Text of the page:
Aircraft of the BCATP
300 U.S. built Boeing Stearmans were obtained by the RAF to be used by three RAF Elementary Flying Training Schools that were being operated in Canada. They were delivered in the spring of 1942 and served in Alberta at No. 31 EFTS (De Winton), No. 32 EFTS (Bowden), and No. 36 EFTS (Pearce). These three stations were the only ones in Canada to operate the Stearman during WW II.
Initially, the Stearman caused few problems at Bowden. They had good flying characteristics and were easy to maintain. In the first month they suffered an unusual number of ground loops and nose over accidents. This was thought to be due to the fact that RAF instructors were unfamiliar with an aircraft that had a tail wheel and brakes.
The first serious problem became the non-delivery of night-flying equipment for the Stearmans. George Frost, Chief Air Engineer at No. 32 EFTS, recalls that they had to retain Tiger Moth Aircraft for night training, which took up 20% of the aircraft establishment at Bowden. Unlike the Stearman, the Tiger Moth had to be flown every second. Having a student pilot take his night-flying in a different aircraft, and one more difficult to fly, proved to be very bad training practice. As the accident rate climbed so did the ground crew maintenance of two completely different aircraft.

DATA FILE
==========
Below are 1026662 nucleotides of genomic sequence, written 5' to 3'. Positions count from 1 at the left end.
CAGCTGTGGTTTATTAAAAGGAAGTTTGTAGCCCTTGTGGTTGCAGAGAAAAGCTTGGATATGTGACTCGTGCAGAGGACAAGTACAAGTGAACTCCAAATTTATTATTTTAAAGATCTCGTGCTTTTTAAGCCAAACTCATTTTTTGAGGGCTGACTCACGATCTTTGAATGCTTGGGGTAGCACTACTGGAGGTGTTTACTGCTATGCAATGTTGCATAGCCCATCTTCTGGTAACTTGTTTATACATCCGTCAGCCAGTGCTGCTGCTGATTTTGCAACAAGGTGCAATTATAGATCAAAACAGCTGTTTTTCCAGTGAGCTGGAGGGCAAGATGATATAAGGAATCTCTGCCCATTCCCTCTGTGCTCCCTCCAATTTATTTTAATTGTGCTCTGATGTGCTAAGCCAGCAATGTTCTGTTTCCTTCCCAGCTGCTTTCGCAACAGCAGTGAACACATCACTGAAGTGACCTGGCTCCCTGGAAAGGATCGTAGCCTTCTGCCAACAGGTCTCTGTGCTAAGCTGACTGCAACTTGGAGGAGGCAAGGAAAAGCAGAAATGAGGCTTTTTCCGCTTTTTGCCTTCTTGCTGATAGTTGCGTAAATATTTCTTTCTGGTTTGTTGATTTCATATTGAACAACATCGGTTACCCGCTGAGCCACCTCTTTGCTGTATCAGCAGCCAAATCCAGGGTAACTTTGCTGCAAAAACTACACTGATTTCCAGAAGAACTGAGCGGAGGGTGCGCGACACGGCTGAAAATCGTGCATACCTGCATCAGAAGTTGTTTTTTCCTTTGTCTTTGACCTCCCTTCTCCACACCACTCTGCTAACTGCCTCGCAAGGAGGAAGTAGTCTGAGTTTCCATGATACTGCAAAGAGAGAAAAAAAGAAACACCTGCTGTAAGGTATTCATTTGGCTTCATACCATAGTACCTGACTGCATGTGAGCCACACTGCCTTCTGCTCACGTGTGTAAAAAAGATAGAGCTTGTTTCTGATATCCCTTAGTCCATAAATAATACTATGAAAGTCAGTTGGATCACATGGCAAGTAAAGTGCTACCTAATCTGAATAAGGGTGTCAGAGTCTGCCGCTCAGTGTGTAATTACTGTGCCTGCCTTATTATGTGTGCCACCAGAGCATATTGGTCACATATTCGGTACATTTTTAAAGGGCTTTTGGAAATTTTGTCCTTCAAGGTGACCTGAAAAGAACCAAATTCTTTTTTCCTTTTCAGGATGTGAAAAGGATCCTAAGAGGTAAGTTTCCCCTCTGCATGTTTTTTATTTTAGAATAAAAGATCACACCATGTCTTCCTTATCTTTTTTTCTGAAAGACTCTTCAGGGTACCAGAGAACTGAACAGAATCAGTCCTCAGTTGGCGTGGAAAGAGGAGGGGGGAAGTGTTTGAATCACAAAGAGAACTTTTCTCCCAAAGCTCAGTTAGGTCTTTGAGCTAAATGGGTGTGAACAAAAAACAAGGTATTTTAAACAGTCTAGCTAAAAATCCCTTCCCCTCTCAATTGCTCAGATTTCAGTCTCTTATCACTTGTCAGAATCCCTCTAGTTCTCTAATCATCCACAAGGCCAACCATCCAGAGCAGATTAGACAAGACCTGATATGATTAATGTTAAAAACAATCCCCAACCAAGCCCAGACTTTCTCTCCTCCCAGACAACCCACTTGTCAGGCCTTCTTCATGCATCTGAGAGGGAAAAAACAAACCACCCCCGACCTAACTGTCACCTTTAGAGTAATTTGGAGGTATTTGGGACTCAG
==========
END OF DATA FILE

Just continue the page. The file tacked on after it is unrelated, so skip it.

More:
Even before the aircraft arrived in Alberta, the RCAF had feelings of apprehension and as fall weather approached in 1942 this rapidly grew into alarm. The aircraft were open cockpit and because of this unsuitable for winter flying in Alberta. Letters, meetings, and demands began as early as 19 February, 1942 but the winter prototype did not leave the U.S. until October, 1942. That same month training at Bowden came to a halt, due to the cold weather. Some flying was attempted by using heavy clothing and face masks but even this had little effect on the cold.
On 28 November, 1942, the decision was made by the RCAF to return the Stearmans to the USAAF in exchange for the same number of Fairchild Cornells. All parties agreed and starting on 5 December, 1942, the Stearmans were flown to Calgary and then on to Great Falls, Montana. A few remained at Bowden to be repaired but by April, 1943 they had all been returned.